Apple's Field Trip Retail Store Program Eliminated as Coronavirus Outbreaks Continue
Many of Apple's retail stores in the United States remain closed at this time due to the ongoing spread of the coronavirus, and in others, social distancing policies are in place, which has necessitated the suspension of in-person programs like Today at Apple and Field Trip.
Apple recently announced that it is ending the Apple Field Trip program, which was designed to allow K-12 students and youth groups to visit Apple retail stores for hands-on group sessions led by an Apple employee. As 9to5Mac points out, Apple's website for the Field Trip experience now confirms that Apple Field Trip has been canceled.
A "new educational experience" is coming soon to take the place of Apple Field trip, and it's likely to be a digital offering that will provide activities and video lessons for children. Apple has already launched an Apple Camp at Home program that provides digital programs focused on video, art, design, and coding, along with a self-guided activity book and live sessions with Apple Creative Pros hosted over Webex.
Today at Apple has also been replaced with a digital-based offering at the current time, so Field Trip could potentially be similar to both Apple Camp and the virtual Today at Apple sessions that Apple has begun offering.
As previously rumored, the next-generation iPhone 15 Pro and iPhone 15 Pro Max will feature a unified volume button and a mute button, according to leaked CAD images shared in a video on the Chinese version of TikTok and posted to Twitter by ShrimpApplePro.
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A first-generation iPhone still sealed inside its box sold for $54,904 at auction, which is more than $54,000 over the original $599 price tag of the device when it was released in 2007.
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The iOS 16.4 update that is set to be released to the public in the near future includes voice isolation for cellular calls, according to notes that Apple shared today.
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While year-over-year iPhone upgrades are not always groundbreaking, new features can begin to stack up over multiple generations. For example, the iPhone 15 Pro will be a notable upgrade for those who still have a three-year-old iPhone 12 Pro.
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This week also saw some more rumors about Apple's upcoming headset and the company's explorations in the booming AI industry as well as the release of a new round of beta updates, so read on for all...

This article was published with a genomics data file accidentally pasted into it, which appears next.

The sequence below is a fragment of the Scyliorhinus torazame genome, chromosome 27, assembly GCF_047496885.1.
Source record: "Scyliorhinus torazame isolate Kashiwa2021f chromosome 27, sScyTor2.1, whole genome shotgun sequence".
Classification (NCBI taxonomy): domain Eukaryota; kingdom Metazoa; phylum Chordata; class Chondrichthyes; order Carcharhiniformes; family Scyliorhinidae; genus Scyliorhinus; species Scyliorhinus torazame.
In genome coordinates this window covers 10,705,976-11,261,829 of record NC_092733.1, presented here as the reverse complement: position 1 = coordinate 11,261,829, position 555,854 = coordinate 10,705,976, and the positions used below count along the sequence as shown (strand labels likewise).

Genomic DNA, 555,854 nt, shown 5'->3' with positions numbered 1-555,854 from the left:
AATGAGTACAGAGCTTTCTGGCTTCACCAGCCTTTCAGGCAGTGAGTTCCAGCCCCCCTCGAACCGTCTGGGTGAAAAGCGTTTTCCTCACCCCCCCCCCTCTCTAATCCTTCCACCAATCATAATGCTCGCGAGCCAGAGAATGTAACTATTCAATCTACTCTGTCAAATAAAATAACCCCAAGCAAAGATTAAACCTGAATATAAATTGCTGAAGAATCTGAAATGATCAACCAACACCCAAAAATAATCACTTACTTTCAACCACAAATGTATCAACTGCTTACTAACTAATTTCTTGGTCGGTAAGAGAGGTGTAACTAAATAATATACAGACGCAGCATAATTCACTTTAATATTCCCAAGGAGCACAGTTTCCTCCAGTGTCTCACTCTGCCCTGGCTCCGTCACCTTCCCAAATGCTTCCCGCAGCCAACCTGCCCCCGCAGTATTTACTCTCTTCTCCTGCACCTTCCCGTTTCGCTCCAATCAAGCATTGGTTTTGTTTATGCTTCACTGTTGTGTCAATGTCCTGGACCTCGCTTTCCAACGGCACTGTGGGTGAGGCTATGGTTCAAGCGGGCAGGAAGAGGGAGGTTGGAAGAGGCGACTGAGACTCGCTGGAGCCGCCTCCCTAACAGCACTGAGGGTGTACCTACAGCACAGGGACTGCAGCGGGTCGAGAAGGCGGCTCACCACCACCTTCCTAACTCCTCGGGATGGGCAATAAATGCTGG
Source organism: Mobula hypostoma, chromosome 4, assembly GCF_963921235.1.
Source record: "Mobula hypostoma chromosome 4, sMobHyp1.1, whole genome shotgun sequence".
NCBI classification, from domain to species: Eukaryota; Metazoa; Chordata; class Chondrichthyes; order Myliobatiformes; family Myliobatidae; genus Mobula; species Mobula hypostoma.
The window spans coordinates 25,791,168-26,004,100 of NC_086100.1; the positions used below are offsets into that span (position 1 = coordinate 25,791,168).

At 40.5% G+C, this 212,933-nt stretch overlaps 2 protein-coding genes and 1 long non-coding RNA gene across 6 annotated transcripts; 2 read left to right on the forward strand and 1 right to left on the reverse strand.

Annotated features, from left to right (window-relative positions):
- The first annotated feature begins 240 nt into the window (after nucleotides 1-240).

Samsung today kicked off a special "Discover Samsung" event, which will be a week-long savings event focusing on Samsung monitors, smartphones, TVs, appliances, and more. While some deals will stick around the entire week (through March 26), others will refresh every day.
Note: MacRumors is an affiliate partner with Samsung. When you click a link and make a purchase, we may receive a small...
Top Rated Comments
I really struggle to understand the thinking of a person who would be willing to play any role in spreading this disease to other people. There’s no predicting what it will do to any given individual. It is not the flu. It is very different and we are learning more nasty things about it as we go along.
We need to buy some time to get a safe vaccine and more effective treatments rolled out. That seems completely logical.
I don’t see any signs of panic in anyone wearing a mask and social distancing. The ones who look like they have lost their ever loving minds are the grown adults throwing toddler tantrums and threatening people with violence when asked nicely to comply with very simple precautions. I might point out that the wearing of masks has been practiced in many Asian countries for decades to combat lung damage from pollution and flu outbreaks in very densely populated cities...with no panic and no loss of individual identity or sense of freedom.
We can open up our economy relatively safely by taking a few simple precautions. My community is thriving but our transmission rates are low because everyone by and large is being considerate. I don’t get what the big flipping deal is about wearing masks (properly) and sitting a bit farther than usual from strangers and postponing activities that would pack people too closely indoors.
This is not for keeps. We will have a vaccine and better treatments in due time.
Living "normally" isn't a way of dealing with the problem, it's a way of contributing to it.